Workers at Mega Global canning plant grade the fish according to size in preparation for further sorting.
Modern technology keeps Mega sardines fresh ‘from catch to can’
Catherine Talavera (The Philippine Star) - July 22, 2019 - 12:00am

MANILA, Philippines — Canned sardines are a staple in almost every Filipino household’s kitchen due to their affordability and convenience. As they can be readily found in any grocery or the corner sari-sari store, canned sardines remain one of the most affordable and convenient options for a no frills Pinoy meal. 

Despite how quickly this basic commodity can be consumed, producing a single can takes a longer process and a ton more hard work than one would expect. From catching the sardines to ensuring their freshness while being transported to production plant for canning and  distribution, producing this canned good is indeed a tedious process.  

But there’s one local company, however, that is able to fulfill this process more efficiently with the help of new technology and modern machineries. Based in Zamboanga City, Mega Global Fishing and Canning continues to deliver its promise of a 12-hour catching-to-canning process to ensure the freshness of its products.

The process

The process begins with actual fishing of sardines through Mega Fishing Corp. (MFC), the fishing arm of Mega Global, at the helm. The team, equipped with state-of-the art sonar and fish finders, begins at sundown, when the fishing vessels head off to the fishing grounds. “Using side scanning sonar technology, a sonar boat looks for a healthy fish population. Once detected, green light is used to attract the fish. Then, the catcher boat comes and lowers its nets, circling these around the school of fish,” Mega said. Once the net is pulled back up to the surface for loading, the team uses a fish pump that allows it to shorten the loading period from one hour to just two minutes. 

“This is an important innovation, as the quicker loading times ensure that the fish is fresher and histamine levels are kept to a minimum, resulting in better taste,” Mega said.

It added that this also extends the shelf life of the fish from just two days to seven days. The risk of contamination is also lower since the fish were not touched by human hands.

The caught fish are preserved in zero-degree chilled sea water in insulated bins that keep them fresh and free from contaminant. 

On arrival at the fish port, the catch is mechanically unloaded using the vacuum pump to tanks in the holding dock, and are then transported to Mega Global’s canning plant. 

Once unloaded in the canning plant, the fish are cleaned in cold water, submerged in brine tanks and go through the process of agitation in conveyor belts to remove scales naturally.

“Workers then grade the fish according to size in preparation for further sorting.  After this, the sorted fish go by a conveyor belt through a nobbing machine where the heads and tails are automatically cut, and where entrails are moved without human intervention, ensuring the sanitation of the products,” the company said.While the fish are being sorted, the cans are simultaneously sterilized to ensure cleanliness.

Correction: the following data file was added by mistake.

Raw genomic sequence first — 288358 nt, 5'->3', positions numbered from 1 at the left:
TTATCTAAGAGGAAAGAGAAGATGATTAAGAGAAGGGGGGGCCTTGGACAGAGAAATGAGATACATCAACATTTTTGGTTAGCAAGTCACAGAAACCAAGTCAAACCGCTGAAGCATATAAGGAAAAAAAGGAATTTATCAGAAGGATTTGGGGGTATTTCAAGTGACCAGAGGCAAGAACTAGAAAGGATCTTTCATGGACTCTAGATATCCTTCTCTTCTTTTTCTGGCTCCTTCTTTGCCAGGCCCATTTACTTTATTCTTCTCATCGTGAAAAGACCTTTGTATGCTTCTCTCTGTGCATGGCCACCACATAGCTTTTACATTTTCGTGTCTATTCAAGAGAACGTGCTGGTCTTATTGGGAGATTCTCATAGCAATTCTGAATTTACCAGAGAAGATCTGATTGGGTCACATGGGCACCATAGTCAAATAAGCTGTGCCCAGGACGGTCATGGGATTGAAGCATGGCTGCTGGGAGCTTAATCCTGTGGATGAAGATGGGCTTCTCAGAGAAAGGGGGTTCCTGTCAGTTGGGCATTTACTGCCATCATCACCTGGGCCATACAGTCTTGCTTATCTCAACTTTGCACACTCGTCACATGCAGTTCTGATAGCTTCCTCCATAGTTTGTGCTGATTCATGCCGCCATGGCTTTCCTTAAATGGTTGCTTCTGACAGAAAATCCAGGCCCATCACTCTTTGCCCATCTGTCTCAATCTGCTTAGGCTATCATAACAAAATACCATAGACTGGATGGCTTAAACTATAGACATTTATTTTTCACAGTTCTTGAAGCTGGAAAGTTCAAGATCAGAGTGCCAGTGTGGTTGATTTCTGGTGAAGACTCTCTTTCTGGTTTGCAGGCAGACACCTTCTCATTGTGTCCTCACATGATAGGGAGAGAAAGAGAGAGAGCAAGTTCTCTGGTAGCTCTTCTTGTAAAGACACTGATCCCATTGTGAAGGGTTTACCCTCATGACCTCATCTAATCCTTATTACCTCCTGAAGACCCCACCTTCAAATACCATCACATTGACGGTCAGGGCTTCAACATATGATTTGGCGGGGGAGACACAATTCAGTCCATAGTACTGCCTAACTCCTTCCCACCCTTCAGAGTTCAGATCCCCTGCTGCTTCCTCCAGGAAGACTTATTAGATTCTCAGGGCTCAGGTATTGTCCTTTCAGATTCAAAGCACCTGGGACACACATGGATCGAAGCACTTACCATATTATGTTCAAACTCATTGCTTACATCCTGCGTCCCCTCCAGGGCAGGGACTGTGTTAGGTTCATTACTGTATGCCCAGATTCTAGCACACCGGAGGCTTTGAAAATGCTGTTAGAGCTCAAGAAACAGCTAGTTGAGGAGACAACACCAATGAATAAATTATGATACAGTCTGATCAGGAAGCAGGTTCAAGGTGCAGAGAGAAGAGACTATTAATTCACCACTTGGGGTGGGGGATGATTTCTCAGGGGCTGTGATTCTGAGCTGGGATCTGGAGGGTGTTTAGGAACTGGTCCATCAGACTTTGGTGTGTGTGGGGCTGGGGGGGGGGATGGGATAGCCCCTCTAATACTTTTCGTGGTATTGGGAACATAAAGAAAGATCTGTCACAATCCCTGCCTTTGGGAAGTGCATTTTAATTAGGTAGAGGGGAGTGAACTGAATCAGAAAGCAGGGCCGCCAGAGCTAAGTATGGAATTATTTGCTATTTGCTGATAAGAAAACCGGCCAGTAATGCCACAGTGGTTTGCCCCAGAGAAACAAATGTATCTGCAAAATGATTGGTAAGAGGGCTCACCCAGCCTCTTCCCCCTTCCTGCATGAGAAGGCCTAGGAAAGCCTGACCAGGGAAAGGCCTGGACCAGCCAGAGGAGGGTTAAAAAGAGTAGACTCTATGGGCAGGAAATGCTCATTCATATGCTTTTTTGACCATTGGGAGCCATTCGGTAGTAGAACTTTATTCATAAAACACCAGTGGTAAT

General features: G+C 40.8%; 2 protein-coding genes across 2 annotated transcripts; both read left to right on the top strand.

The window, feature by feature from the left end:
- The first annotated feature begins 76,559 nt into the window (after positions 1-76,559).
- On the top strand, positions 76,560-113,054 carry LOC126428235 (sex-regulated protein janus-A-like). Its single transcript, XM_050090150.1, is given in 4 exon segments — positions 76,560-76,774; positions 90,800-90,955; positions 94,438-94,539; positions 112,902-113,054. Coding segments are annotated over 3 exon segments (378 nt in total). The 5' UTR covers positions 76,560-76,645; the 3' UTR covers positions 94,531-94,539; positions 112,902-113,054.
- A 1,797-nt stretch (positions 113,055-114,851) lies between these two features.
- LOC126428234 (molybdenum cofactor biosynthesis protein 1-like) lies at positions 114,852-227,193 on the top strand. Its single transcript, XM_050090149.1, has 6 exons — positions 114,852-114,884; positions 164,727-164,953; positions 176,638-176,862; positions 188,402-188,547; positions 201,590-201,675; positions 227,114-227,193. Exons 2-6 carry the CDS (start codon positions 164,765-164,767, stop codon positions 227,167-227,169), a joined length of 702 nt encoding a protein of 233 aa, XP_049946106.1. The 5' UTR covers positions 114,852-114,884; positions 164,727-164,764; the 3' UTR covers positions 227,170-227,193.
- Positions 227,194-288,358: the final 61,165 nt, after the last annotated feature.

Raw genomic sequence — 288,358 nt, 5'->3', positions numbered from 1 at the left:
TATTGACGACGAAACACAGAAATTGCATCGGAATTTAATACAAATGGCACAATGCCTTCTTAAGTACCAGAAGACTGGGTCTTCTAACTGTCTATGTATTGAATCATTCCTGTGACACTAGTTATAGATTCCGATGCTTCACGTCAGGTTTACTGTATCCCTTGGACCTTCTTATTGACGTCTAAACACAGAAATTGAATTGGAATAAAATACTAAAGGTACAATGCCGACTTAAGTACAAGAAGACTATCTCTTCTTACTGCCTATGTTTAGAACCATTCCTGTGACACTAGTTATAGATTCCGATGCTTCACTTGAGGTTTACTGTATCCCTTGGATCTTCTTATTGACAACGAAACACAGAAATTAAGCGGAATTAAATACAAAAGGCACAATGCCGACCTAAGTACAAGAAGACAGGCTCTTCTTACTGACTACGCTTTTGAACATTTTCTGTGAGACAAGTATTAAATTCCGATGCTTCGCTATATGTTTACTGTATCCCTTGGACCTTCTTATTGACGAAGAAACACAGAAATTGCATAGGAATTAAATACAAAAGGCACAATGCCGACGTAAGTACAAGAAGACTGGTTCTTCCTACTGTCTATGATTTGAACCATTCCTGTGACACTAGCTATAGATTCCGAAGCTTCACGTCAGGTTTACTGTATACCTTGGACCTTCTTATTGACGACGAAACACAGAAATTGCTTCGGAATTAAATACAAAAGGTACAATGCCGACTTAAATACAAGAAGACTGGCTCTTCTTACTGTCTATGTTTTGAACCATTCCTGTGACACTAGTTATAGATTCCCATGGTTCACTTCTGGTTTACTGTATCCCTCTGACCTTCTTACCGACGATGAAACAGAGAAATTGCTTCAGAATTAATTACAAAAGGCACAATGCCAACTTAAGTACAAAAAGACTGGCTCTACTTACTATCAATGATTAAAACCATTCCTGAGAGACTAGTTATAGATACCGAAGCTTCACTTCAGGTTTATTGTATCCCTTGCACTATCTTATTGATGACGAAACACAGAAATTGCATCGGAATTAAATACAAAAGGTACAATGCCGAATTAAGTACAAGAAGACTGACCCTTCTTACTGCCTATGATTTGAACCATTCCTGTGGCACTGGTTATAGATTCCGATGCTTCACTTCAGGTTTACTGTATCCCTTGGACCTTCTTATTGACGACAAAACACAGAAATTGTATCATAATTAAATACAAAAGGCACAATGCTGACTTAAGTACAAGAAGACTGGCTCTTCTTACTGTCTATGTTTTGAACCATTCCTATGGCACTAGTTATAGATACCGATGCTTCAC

The fish are then put into the can using an automated process, after which the filled cans are placed in an exhaust box for precooking at a high temperature. The cans then pass through decantering process, which removes water and oils and maintains the consistency of the sauce. After this, the cans go to the automated sauce filling tank and are then sealed hermetically. The next step is retorting or putting the sealed cans at a very high heat to ensure that the products are shelf stable. “After the cans are cooled, they are then labelled automatically, with batch codes added to indicate production batches and expiration dates. The cans are then packed and tagged, and the sealed boxes then go into warehouses for shipping and delivery,” the company said.

Strong demand

Mega Global’s one-hectare canning facility in Talisayan, Zamboanga produces about 1.1 million to 1.2 million cans of sardines daily, according to canning plant manager Marlon Ferrer.

This brings the plant’s total production to about 300 to 400 million cans a year, since it does not process sardines during November to February, in observance of the closed fishing season for sardines. While the number seems huge, Ferrer said this is still not enough to cater to the local demand for canned sardines.

“There are times when we really run out  of stock. Not a single can in our storage facility,” Ferrer said.

Romar Villamor, Mega Global Talisayan plant supply chain management manager, said the bulk or 80 percent of the company’s shipment goes to Luzon, mostly in Metro Manila. “Last month, our shipment reached 360 containers (about 3.6 million cans) on average,” Villamor said.

He said that 260-270 containers of the shipment went to Luzon. “In Luzon, people live fast-paced lives. So they look for convenience when it comes to food,” Villamor said.

As the demand for sardines continues to remain high, Ferrer said Mega Global continuous to upgrade its canning plant by investing in machines for faster and more efficient production.

“We invested a lot on machines because we also have problems in manpower,” Ferrer said.

Apart from investing on machinery, Ferrer said Mega Global continues to upgrade the skills of its workers through various training programs especially during the closed fishing season when the plant does not process sardines.

“We have always been proud of our fishing technologies and practices and have been continuously innovating, which have made it possible for Mega Global to bring convenience and high quality products that are healthier, tastier, and affordable to Filipinos,” Mega Global vice president for Sales and Marketing Marvin Tiu Lim said.

MANUFACTURING MEGA FISHING CORP.
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